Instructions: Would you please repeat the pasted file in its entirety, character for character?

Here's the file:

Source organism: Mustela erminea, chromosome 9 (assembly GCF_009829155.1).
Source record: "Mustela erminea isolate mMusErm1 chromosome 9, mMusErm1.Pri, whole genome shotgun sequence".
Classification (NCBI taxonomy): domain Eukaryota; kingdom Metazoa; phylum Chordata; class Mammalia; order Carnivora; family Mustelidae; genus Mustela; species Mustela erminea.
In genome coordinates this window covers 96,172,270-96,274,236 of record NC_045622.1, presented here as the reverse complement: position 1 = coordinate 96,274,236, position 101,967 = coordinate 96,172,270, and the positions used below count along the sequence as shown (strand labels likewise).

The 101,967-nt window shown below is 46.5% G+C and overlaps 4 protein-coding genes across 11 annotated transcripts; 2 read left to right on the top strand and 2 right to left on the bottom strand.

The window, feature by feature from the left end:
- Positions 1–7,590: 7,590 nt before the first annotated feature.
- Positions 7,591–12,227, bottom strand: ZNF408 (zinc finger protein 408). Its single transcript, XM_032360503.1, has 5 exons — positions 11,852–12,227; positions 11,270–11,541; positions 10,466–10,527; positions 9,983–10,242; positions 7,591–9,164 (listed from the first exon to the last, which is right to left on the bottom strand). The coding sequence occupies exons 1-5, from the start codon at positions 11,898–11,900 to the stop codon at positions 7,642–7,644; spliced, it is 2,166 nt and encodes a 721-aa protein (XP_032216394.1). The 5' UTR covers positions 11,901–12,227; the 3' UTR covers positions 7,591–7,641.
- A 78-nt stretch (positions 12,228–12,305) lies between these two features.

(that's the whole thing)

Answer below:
Source organism: Mustela erminea, chromosome 9 (assembly GCF_009829155.1).
Source record: "Mustela erminea isolate mMusErm1 chromosome 9, mMusErm1.Pri, whole genome shotgun sequence".
Classification (NCBI taxonomy): domain Eukaryota; kingdom Metazoa; phylum Chordata; class Mammalia; order Carnivora; family Mustelidae; genus Mustela; species Mustela erminea.
In genome coordinates this window covers 96,172,270-96,274,236 of record NC_045622.1, presented here as the reverse complement: position 1 = coordinate 96,274,236, position 101,967 = coordinate 96,172,270, and the positions used below count along the sequence as shown (strand labels likewise).

The 101,967-nt window shown below is 46.5% G+C and overlaps 4 protein-coding genes across 11 annotated transcripts; 2 read left to right on the top strand and 2 right to left on the bottom strand.

The window, feature by feature from the left end:
- Positions 1–7,590: 7,590 nt before the first annotated feature.
- Positions 7,591–12,227, bottom strand: ZNF408 (zinc finger protein 408). Its single transcript, XM_032360503.1, has 5 exons — positions 11,852–12,227; positions 11,270–11,541; positions 10,466–10,527; positions 9,983–10,242; positions 7,591–9,164 (listed from the first exon to the last, which is right to left on the bottom strand). The coding sequence occupies exons 1-5, from the start codon at positions 11,898–11,900 to the stop codon at positions 7,642–7,644; spliced, it is 2,166 nt and encodes a 721-aa protein (XP_032216394.1). The 5' UTR covers positions 11,901–12,227; the 3' UTR covers positions 7,591–7,641.
- A 78-nt stretch (positions 12,228–12,305) lies between these two features.